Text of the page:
In early December, I paid a visit to my friends Elizabeth and Satoshi at their lovely ryokan, Mori-no-yado Gableview Forest Inn, in Nikko. At dinner, Satoshi served a delicious appetizer I’d never had before: sautéed lily bulbs.
I confess, I didn’t even know lilies were edible (and please note: not all varieties *are* safely edible, so if you decide to try these, please make sure you source them from a farm that grows them specifically for eating).
Satoshi sources his lily bulbs directly from the farm where they’re grown, on Hokkaido, in northern Japan. They’re only in season for a few months of the year, in the wintertime, when the bulbs are dormant. Satoshi showed me how the grower ships them to him, packed in sawdust, and explained how he prepares and cooks the bulbs.
When I returned to Tokyo, I noticed a box of sawdust in the produce section at the market. On closer inspection . . . score! Edible lily bulbs! I bought some immediately and brought them home.
The lily bulb recipe that follows is a hybrid of Satoshi’s instructions and my riff on the theme, but I hope you enjoy it, whether you’re here because you want to learn how to cook lily bulbs, or whether you just stopped by to enjoy the pictures:
The first step in preparing lily bulbs is removing the dirt they grew in and the sawdust that cushioned their trip from the farm. A good wash in cold water will do nicely.
Lilies reproduce by dividing – and the one I picked was in the middle of that process. A little longer and it would have been two! Don’t worry about the brown spots – they’re not harmful, but you can trim them off with a knife or a vegetable peeler (Satoshi does, when preparing them for guests, so I did too.)
Step two is cutting off the roots and “peeling” the petals apart for further cleaning.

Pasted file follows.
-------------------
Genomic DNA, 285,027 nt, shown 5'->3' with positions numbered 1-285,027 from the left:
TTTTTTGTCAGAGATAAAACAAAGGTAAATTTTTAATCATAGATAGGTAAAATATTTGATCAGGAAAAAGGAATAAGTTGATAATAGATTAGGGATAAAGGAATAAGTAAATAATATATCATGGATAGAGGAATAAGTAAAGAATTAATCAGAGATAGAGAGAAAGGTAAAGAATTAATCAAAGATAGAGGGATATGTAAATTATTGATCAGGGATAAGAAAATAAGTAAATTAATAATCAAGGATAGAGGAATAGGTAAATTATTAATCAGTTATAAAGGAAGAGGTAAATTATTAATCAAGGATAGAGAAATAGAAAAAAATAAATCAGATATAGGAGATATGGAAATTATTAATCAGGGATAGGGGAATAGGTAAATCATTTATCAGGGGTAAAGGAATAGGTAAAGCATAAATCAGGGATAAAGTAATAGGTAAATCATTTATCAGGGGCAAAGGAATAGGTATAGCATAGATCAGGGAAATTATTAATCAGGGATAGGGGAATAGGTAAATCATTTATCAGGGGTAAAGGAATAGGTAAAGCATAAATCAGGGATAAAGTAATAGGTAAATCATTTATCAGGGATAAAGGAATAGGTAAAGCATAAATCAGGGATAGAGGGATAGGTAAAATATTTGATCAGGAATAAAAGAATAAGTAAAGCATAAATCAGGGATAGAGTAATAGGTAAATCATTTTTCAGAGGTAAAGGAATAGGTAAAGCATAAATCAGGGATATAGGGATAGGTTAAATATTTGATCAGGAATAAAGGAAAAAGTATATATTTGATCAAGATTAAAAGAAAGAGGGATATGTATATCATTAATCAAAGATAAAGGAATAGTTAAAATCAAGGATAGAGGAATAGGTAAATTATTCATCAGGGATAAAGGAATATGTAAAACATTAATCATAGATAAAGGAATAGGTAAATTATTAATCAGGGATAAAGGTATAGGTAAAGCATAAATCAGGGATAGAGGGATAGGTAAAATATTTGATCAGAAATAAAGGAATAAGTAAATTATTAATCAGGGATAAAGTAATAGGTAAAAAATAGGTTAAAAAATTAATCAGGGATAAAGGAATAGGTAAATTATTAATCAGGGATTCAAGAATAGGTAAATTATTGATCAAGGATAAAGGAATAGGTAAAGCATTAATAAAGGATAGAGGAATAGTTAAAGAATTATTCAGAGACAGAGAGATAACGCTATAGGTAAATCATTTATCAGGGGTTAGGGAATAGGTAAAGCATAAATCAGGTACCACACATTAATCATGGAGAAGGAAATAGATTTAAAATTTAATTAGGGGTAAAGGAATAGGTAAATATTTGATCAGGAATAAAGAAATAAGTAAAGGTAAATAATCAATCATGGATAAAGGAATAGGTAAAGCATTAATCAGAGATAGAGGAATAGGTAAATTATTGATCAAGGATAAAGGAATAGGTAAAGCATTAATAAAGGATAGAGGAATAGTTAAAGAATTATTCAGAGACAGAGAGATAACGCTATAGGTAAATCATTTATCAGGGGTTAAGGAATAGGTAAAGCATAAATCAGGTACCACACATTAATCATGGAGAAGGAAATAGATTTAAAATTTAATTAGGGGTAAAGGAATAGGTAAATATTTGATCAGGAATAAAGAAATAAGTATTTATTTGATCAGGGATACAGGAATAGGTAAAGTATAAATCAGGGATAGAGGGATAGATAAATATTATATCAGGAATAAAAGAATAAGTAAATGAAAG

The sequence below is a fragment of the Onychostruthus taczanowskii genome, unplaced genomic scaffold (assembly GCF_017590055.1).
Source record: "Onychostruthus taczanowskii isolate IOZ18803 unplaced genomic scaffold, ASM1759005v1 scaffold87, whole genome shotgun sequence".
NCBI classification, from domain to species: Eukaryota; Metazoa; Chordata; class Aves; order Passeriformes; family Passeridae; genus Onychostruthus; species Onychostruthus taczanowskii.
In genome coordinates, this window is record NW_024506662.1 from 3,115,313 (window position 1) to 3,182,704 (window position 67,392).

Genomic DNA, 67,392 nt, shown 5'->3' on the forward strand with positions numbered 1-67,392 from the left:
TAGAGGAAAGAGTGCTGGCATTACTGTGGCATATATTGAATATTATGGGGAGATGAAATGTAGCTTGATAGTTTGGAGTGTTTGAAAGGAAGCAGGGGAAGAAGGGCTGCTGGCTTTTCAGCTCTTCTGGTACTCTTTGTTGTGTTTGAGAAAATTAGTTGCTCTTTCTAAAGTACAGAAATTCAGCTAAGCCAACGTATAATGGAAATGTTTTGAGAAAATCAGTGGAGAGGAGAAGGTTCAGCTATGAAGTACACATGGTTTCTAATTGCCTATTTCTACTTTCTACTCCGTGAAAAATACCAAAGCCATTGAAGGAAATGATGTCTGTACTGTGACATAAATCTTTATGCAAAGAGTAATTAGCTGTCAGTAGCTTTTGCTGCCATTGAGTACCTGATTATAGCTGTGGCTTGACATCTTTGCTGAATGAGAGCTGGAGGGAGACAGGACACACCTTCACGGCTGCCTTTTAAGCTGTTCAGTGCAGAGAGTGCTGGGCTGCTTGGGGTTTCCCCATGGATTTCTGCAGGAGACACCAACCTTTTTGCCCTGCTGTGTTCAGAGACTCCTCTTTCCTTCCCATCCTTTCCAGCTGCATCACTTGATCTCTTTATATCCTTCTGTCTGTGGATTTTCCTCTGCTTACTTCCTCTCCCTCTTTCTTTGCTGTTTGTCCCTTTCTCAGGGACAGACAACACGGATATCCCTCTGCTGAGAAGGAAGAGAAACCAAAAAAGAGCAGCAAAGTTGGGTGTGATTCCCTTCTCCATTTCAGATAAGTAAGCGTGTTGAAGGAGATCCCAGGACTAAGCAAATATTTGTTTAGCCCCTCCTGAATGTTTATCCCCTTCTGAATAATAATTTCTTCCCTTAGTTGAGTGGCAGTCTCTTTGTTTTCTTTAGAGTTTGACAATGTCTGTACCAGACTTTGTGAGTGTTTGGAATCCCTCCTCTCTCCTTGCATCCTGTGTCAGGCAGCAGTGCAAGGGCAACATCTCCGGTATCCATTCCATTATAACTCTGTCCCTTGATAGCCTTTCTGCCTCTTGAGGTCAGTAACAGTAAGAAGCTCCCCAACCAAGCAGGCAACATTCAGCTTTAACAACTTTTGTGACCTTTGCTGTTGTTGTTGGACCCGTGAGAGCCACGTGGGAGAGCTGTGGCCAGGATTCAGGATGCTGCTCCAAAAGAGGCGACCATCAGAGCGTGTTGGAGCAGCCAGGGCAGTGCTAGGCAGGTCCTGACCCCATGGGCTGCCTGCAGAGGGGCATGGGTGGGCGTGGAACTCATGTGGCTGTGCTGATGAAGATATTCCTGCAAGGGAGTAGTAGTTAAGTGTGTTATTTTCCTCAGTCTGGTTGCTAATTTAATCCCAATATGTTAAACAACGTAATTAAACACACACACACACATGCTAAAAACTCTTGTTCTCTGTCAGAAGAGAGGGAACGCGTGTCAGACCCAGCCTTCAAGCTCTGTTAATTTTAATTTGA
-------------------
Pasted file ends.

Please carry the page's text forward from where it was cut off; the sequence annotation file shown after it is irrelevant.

Satoshi told me that he soaks the separated petals in cold water to help remove any particles of dirt or grit (these are real flower bulbs, after all, and they grow in the ground, so there will be quite a bit of dirt between the leaves). As he instructed, I washed each petal carefully in water as I removed it, and then left them in a bowl of cold water for about half an hour.
At the end of the cold water bath, I washed the petals again and cut away the little brown bits before blanching them quickly in lightly salted boiling water. The timing on these next few steps are critical, because lily bulbs get mushy when overcooked. You want to boil them for 60 seconds and then dump them back into a bath of ice water to ensure the cooking process stops immediately.
The final step is another one-minute dance in a hot sauté pan. Satoshi sautéed them in butter–and I think real butter definitely complements the delicate taste of the bulbs. When I made them at home, I also added some pepper and sesame seeds (a combination of black and gold), because I eat sesame seeds with just about everything. Feel free to leave them off if you don’t like them.
The first time I made the lilies at home, I ate them just as you see above: on their own, as a side dish, sautéed in butter with pepper and sesame seeds.
The second time, I stir-fried them with crispy tofu, red bell peppers and pea pods. Since bell peppers and pea pods both cook in about a minute, I added all of the vegetables to the pan together and stir fried them for about a minute, before adding the toasted tofu and removing it from the heat. Once again, a minute is all it takes–so if you’re stir-frying things that take longer, I’d recommend getting everything else cooked through and tossing the lilies in at the very end, for the final minute or so of cooking time.
I’ve made lilies several times since first tasting them at GABLEVIEW. I’ll be sorry to see them go out of season, but I’ll definitely make them again next winter. They’re a delicious way to welcome the new year.
Have you ever eaten lily bulbs? Did you like them? If you haven’t tried them, do you think you’d like them?